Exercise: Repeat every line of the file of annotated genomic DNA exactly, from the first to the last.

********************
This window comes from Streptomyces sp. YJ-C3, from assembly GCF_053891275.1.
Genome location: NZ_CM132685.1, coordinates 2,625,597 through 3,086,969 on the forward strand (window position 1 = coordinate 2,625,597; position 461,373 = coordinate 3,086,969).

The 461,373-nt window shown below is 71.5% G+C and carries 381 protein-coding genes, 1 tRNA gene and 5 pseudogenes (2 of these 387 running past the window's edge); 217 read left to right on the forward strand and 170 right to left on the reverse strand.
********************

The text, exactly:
This window comes from Streptomyces sp. YJ-C3, from assembly GCF_053891275.1.
Genome location: NZ_CM132685.1, coordinates 2,625,597 through 3,086,969 on the forward strand (window position 1 = coordinate 2,625,597; position 461,373 = coordinate 3,086,969).

The 461,373-nt window shown below is 71.5% G+C and carries 381 protein-coding genes, 1 tRNA gene and 5 pseudogenes (2 of these 387 running past the window's edge); 217 read left to right on the forward strand and 170 right to left on the reverse strand.